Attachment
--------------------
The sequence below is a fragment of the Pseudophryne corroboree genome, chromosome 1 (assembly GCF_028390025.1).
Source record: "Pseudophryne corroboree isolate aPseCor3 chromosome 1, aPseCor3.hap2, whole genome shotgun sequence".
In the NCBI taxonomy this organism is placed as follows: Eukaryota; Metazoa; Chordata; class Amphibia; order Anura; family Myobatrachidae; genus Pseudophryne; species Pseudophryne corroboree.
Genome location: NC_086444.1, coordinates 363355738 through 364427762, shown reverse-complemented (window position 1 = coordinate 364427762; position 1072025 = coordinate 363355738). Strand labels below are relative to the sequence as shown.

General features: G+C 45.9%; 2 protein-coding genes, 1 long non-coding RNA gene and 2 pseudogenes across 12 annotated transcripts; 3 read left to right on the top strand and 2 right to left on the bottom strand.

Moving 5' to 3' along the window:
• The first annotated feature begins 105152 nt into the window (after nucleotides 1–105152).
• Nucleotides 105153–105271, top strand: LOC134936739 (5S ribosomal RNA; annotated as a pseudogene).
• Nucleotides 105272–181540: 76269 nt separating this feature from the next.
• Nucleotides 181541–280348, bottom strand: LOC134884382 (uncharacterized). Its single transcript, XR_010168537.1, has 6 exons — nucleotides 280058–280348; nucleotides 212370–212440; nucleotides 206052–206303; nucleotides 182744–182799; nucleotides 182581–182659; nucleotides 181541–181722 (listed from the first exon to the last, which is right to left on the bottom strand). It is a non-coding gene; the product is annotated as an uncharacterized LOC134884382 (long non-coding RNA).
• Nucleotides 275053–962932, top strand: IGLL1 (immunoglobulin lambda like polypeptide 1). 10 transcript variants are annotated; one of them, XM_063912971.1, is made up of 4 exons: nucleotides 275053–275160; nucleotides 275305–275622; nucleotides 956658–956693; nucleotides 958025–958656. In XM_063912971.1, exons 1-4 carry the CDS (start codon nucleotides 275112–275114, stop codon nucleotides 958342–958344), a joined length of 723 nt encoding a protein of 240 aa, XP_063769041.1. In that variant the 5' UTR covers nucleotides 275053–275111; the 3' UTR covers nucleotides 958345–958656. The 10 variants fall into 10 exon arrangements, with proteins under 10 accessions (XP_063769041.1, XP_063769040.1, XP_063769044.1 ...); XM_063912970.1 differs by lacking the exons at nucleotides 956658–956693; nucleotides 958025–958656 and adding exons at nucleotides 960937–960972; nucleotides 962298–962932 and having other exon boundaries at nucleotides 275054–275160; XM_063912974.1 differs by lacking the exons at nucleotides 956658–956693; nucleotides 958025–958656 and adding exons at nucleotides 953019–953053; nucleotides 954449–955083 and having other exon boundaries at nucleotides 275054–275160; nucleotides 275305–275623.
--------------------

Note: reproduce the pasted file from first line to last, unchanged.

The sequence below is a fragment of the Pseudophryne corroboree genome, chromosome 1 (assembly GCF_028390025.1).
Source record: "Pseudophryne corroboree isolate aPseCor3 chromosome 1, aPseCor3.hap2, whole genome shotgun sequence".
In the NCBI taxonomy this organism is placed as follows: Eukaryota; Metazoa; Chordata; class Amphibia; order Anura; family Myobatrachidae; genus Pseudophryne; species Pseudophryne corroboree.
Genome location: NC_086444.1, coordinates 363355738 through 364427762, shown reverse-complemented (window position 1 = coordinate 364427762; position 1072025 = coordinate 363355738). Strand labels below are relative to the sequence as shown.

General features: G+C 45.9%; 2 protein-coding genes, 1 long non-coding RNA gene and 2 pseudogenes across 12 annotated transcripts; 3 read left to right on the top strand and 2 right to left on the bottom strand.

Moving 5' to 3' along the window:
• The first annotated feature begins 105152 nt into the window (after nucleotides 1–105152).
• Nucleotides 105153–105271, top strand: LOC134936739 (5S ribosomal RNA; annotated as a pseudogene).
• Nucleotides 105272–181540: 76269 nt separating this feature from the next.
• Nucleotides 181541–280348, bottom strand: LOC134884382 (uncharacterized). Its single transcript, XR_010168537.1, has 6 exons — nucleotides 280058–280348; nucleotides 212370–212440; nucleotides 206052–206303; nucleotides 182744–182799; nucleotides 182581–182659; nucleotides 181541–181722 (listed from the first exon to the last, which is right to left on the bottom strand). It is a non-coding gene; the product is annotated as an uncharacterized LOC134884382 (long non-coding RNA).
• Nucleotides 275053–962932, top strand: IGLL1 (immunoglobulin lambda like polypeptide 1). 10 transcript variants are annotated; one of them, XM_063912971.1, is made up of 4 exons: nucleotides 275053–275160; nucleotides 275305–275622; nucleotides 956658–956693; nucleotides 958025–958656. In XM_063912971.1, exons 1-4 carry the CDS (start codon nucleotides 275112–275114, stop codon nucleotides 958342–958344), a joined length of 723 nt encoding a protein of 240 aa, XP_063769041.1. In that variant the 5' UTR covers nucleotides 275053–275111; the 3' UTR covers nucleotides 958345–958656. The 10 variants fall into 10 exon arrangements, with proteins under 10 accessions (XP_063769041.1, XP_063769040.1, XP_063769044.1 ...); XM_063912970.1 differs by lacking the exons at nucleotides 956658–956693; nucleotides 958025–958656 and adding exons at nucleotides 960937–960972; nucleotides 962298–962932 and having other exon boundaries at nucleotides 275054–275160; XM_063912974.1 differs by lacking the exons at nucleotides 956658–956693; nucleotides 958025–958656 and adding exons at nucleotides 953019–953053; nucleotides 954449–955083 and having other exon boundaries at nucleotides 275054–275160; nucleotides 275305–275623.